Gov. DeSantis vetoes Legislature’s congressional maps, calls special session to redraw districts

TALLAHASSEE, Fla. — Florida lawmakers are headed back to Tallahassee to redraw the state’s congressional maps.

>>> STREAM CHANNEL 9 EYEWITNESS NEWS LIVE <<<

Governor Ron DeSantis vetoed the maps passed by the legislature during its regular session and called for a special legislative session to draw them again.

READ: DeSantis, Florida lawmakers sued by groups over congressional maps

DeSantis promised to veto the maps weeks ago and followed up on that promise Tuesday.

The issue comes down to North and Central Florida. DeSantis wants the maps drawn in a specific way, something he made clear when he took the unprecedented step of drawing his own.

DeSantis’ map could flip two congressional districts currently held by Black Democrats.

Now, lawmakers are headed back to work with two options: give the governor what he wants, or pass the maps they drew initially.

Florida gained a new seat in the U.S. House thanks to population gains reflected in the latest census.

Republicans are working to expand their lead in Florida, and the number of seats they pick up will depend largely on where the lines are drawn.

READ: Central Florida officials respond to DeSantis’ signing of Parental Rights in Education bill

Some estimates say republicans will win 16 of Florida’s 28 seats in the next election, but they could expand that to 18, depending on the maps that are approved.

A statement issued by Florida Senate President and Speaker of the House Wilton Simpson (R-Spring Hill) outlined a post-Easter special session to redraw the maps.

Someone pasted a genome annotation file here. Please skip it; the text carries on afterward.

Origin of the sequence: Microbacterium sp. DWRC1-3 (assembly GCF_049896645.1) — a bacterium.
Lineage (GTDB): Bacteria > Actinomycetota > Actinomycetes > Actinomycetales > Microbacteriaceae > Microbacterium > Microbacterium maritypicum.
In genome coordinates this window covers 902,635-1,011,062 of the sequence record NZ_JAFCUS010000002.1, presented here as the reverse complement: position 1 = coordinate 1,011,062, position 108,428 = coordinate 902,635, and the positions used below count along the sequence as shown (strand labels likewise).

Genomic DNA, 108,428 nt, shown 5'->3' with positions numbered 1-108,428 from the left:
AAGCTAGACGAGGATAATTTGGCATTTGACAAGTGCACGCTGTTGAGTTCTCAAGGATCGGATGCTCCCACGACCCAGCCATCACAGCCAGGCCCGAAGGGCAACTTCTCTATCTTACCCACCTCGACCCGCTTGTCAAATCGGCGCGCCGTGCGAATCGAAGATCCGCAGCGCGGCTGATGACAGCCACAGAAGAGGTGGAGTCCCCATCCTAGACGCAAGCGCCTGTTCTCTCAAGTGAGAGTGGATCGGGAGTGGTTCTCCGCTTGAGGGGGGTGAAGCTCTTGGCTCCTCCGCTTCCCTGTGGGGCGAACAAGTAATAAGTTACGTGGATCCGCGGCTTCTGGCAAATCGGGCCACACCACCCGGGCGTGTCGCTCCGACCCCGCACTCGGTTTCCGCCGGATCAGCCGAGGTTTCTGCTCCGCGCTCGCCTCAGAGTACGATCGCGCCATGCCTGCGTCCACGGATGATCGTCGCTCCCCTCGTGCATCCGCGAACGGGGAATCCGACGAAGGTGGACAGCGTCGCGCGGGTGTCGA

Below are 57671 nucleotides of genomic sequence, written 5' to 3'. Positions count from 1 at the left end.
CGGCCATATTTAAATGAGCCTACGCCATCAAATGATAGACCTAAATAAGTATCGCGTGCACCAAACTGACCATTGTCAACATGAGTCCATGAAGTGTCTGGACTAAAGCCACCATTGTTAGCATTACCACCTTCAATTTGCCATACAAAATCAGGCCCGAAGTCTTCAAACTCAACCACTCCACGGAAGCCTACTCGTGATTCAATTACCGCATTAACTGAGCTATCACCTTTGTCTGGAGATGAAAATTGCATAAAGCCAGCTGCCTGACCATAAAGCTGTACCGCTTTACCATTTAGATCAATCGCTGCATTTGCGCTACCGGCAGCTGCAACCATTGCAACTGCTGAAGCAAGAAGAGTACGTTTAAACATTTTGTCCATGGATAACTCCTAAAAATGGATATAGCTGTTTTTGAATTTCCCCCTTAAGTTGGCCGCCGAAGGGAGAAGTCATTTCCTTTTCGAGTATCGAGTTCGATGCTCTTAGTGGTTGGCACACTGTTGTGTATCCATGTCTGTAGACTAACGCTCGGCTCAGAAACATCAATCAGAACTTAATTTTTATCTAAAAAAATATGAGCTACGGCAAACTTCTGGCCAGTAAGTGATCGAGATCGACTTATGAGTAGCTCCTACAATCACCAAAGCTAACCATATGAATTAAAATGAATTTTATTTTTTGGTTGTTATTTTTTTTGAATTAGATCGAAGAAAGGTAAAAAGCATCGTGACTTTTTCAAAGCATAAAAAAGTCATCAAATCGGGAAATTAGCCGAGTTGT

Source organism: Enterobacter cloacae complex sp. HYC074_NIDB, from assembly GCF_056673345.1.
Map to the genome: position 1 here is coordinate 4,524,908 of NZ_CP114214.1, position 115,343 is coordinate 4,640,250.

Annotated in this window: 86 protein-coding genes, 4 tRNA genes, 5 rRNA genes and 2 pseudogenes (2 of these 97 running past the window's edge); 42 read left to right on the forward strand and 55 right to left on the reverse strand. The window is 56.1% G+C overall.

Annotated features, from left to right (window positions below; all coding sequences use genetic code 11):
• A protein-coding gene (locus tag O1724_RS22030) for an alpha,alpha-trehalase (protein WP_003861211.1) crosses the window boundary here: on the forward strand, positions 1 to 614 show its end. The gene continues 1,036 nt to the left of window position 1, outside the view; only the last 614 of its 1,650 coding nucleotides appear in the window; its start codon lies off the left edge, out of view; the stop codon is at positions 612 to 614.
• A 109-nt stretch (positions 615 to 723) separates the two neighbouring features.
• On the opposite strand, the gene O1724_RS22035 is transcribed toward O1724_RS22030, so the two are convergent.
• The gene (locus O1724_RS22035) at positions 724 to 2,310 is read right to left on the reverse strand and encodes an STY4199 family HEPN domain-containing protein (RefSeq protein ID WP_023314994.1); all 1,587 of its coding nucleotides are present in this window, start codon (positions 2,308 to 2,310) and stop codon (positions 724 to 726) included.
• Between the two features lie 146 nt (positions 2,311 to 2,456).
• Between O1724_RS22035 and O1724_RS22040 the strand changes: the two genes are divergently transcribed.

“We’ll be able to come back in and get this across the finish line,” Simpson’s statement said.

If they can’t, the legislature could override the Governor’s veto with a two-thirds vote in each chamber.

More likely, new maps will have to be drawn, and experts agree, lawsuits will follow.

Florida’s State Constitution requires what’s known as “Fair Districts” meaning any aggressive gerrymander will be challenged in court. There are also federal considerations for minority access.

READ: DeSantis signs bill forbidding instruction on sexual orientation, gender identity in certain grades

The Special Legislative Session is scheduled to convene at noon Tuesday, April 19, and end before midnight Friday, April 22.

Read the full legal memorandum supporting the governor’s decision below:


Read the full proclamation calling for a special session below:


Click here to download the free WFTV news and weather apps, click here to download the WFTV Now app for your smart TV and click here to stream Channel 9 Eyewitness News live.